The Curve got another run off of Kontos in the 6th, and it’s now 3-1.

Kontos is out, Zach Kroenke is in.  Kontos line: 6 IP, 7 H, 3 R, 3 ER, 2 BB, 2 K.

Gotta give Kontos some credit for hanging in there today.  Looking forward to chatting with him and maybe Scott Aldred tomorrow about this whole deal…

Kroenke pitched a perfect seventh, striking out two, and it’s 3-1 going into the 8th.

Hey, hey!  It’s tied 3-3 in Altoona after a two-run single from Reegie Corona.  Eric Wordekemper now in for the Thunder.

Three up, three down for the Thunder in the top of the 9th.  Altoona goes into the bottom of the frame with a chance for a walk-off win.

Wordekemper gave up two singles to start the ninth and was replaced by Josh Schmidt.  Harrisburg brought in Melvin Dorta to pinch-run for Brad Corley, who got the first of the two hits and was standing at second.

Nothing against Schmidt, who has been one of the Thunder’s better bullpen guys so far, but Steven Jackson being unavailable (most likely) after throwing three innings couldn’t have been comforting to Tony Franklin. 
Schmidt got two outs, but couldn’t get the third.  Miguel Perez singled home Jason Delaney for the walk-off win.  Had a feeling it would end that way.

Final Score: 4-3, Curve.

Post-Game Notes: Wordekemper hasn’t been as good as advertised, at least not yet.  He picked up the loss, and his ERA sits at a hearty 10.12 at the moment.

Matt Carson is now hitless in his last 12 at-bats.  Looks like that hot start has turned into a mini-slump.

Joe Muich threw out one of two attempted basestealers.

Jackson, Tabata, Curtis and Malec each had two hits.  Vechionacci’s 5-game hitting streak is over.

Thunder Thoughts: With the Thunder coming home tomorrow, please don’t forget that I’ll be back at the ballpark as well…I intend on covering the games on Thursday, Friday (unless I get Rangers-Devils tickets…in which case, you guys are on your own), Saturday and Sunday.  After that, I will likely go either Monday or Tuesday, but not both due to an Atlantic League commitment.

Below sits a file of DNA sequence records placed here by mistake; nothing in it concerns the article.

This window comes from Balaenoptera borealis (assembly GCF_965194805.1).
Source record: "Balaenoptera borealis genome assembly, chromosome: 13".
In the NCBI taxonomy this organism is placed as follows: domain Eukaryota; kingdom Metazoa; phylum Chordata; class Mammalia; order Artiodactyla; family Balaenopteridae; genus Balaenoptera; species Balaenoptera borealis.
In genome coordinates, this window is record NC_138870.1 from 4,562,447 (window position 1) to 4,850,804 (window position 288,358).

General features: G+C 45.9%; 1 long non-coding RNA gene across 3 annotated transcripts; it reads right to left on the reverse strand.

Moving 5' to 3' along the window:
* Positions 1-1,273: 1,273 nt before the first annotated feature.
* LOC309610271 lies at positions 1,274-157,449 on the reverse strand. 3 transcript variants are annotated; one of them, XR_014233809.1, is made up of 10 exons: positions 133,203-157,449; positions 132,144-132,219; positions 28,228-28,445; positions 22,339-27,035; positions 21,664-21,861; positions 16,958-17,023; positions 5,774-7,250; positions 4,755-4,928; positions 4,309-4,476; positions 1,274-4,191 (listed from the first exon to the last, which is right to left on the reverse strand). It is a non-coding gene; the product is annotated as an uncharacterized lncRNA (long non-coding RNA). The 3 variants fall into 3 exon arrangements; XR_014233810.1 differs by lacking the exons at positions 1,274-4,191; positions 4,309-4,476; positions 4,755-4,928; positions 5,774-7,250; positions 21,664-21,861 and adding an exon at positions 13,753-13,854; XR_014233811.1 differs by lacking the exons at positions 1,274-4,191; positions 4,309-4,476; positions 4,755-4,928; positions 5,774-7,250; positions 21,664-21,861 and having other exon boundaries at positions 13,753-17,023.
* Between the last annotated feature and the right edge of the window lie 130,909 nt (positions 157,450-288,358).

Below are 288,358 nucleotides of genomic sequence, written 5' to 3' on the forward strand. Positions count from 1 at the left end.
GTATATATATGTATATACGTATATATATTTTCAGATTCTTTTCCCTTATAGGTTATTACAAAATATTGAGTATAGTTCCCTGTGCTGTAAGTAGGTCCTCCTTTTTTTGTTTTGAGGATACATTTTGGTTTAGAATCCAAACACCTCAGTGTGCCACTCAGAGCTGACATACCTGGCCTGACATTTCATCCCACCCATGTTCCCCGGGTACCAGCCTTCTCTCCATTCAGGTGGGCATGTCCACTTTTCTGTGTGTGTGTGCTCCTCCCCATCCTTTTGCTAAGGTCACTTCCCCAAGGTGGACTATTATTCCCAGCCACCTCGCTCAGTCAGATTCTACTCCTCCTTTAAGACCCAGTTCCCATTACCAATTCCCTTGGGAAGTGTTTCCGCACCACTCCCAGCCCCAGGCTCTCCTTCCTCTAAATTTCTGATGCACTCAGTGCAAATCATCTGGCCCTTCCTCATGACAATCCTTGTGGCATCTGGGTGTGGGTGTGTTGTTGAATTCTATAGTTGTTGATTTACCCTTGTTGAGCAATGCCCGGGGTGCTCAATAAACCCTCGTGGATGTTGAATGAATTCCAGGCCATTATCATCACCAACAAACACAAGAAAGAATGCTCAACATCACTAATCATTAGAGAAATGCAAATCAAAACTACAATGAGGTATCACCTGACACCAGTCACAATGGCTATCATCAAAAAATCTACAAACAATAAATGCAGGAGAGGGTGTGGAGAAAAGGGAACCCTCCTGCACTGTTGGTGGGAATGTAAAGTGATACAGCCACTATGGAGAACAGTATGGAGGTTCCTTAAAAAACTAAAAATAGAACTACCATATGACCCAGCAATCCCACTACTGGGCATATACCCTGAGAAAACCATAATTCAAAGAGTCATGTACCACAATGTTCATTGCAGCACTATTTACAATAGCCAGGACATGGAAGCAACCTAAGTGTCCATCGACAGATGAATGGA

If you have any specific things you want answered by any of the guys, or questions for myself, please pass them along in the comments or my inbox and I’ll do what I can.

Mike Ashmore, mashmore98 AT gmail.com

Henn Steps Up, White Does Not *UPDATED*

March 3, 2008

Not counting rehab assignments, nine players with time on the Trenton Thunder roster played in yesterday’s exhibition game between the Yankees and Phillies.

Steven White, who’s had an up and down past few years, got off to a bad start this spring.  In relief of Andy Pettitte, he allowed four runs on five hits and two walks in just an inning and two thirds.

Scott Patterson finished out the fourth for him and induced a groundout with a runner on.

Sean Henn rebounded from his poor outing (which didn’t count in the official spring training stats, by the way) to allow just one hit in the seventh inning while striking out one.

Colin Curtis replaced Bobby Abreu in right field and went 1-for-2 with a strikeout.

Juan Miranda replaced the prolific Jason Giambi at first base and was 0-for-1.

Robinson Cano started the game at second base and was 1-for-3 with a strikeout.

Alberto Gonzalez was 1-for-1 with an RBI after replacing Cano.

Melky Cabrera was the starting center fielder and went 0-for-1 with a walk and an RBI.

Justin Christian replaced him and went 0-for-1.

The game ended in a 7-7 tie.

Note: Justin Christian, and not Alberto Gonzalez, appears to have had the game-tying RBI in this game.  The official boxscore would then be incorrect.

Mike Ashmore, mashmore98 AT gmail.com

Thunder Alums Shine In Intrasquad Game

February 28, 2008

Well, most of them did.  Over at his frequently linked to blog, Pete Abraham’s got the pitching line’s from yesterday’s intrasquad game.

Jeff Karstens, Scott Patterson, Steven Jackson and Edwar Ramirez pitched for “Team Goose,” while Dan McCutchen and Sean Henn laced em’ up for “Team Gator.”  Here are the pitching lines for pitchers from Thunder past.

Team Goose
Karstens: 2 IP,  1 H, 0 R, 0 ER, 0 BB, 0 K
Patterson: 1 IP, 0 H, 0 R, 0 ER, 0 BB, 0 K
Jackson: 1 IP, 0 H, 0 R, 0 ER, 0 BB, 1 K
Ramirez: 1 IP, 0 H, 0 R, 0 ER, 1 BB, 0 K

Team Gator
McCutchen: 1 IP, 1 H, 1 R, 0 ER, 1 BB, 1 K
Henn: 2 IP, 2 H, 2 R, 2 ER, 3 BB, 0 K

So most of the pitchers really stood out for good reasons.  For Sean Henn…well, I guess it’s more of the same.  I wonder if he’s ever recovered from getting the call straight out of Double-A.  In the Yankee clubhouse last season, Henn told me that he felt like he was ready at the time, but didn’t really feel like he’d showed it.

Three years later, and there are still questions about whether he’s a ready for primetime player.

Another thing that may be working against him, at least in the long term, would be the loss of Ron Guidry.  While did pitch on Guidry’s team, Dave Eiland is the pitching coach now, and Henn also told me last year that he credited Guidry with helping him with “certain situations and how to attack guys and what to look for and things like that.”